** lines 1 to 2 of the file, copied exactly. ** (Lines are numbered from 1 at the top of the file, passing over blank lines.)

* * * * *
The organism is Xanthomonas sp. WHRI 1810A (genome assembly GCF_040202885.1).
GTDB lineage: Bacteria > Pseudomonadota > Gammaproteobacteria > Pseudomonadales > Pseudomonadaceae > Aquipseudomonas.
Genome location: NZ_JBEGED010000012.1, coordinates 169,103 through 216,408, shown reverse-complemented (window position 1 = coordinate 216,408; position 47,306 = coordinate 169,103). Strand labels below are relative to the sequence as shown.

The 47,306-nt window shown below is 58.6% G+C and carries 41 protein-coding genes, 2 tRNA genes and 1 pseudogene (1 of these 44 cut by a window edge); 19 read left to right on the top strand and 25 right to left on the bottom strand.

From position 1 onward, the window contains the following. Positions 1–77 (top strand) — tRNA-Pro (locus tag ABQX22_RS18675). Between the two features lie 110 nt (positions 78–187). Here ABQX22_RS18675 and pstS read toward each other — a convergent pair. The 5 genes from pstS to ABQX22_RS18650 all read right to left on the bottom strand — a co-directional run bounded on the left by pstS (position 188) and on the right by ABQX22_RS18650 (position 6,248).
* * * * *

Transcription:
The organism is Xanthomonas sp. WHRI 1810A (genome assembly GCF_040202885.1).
GTDB lineage: Bacteria > Pseudomonadota > Gammaproteobacteria > Pseudomonadales > Pseudomonadaceae > Aquipseudomonas.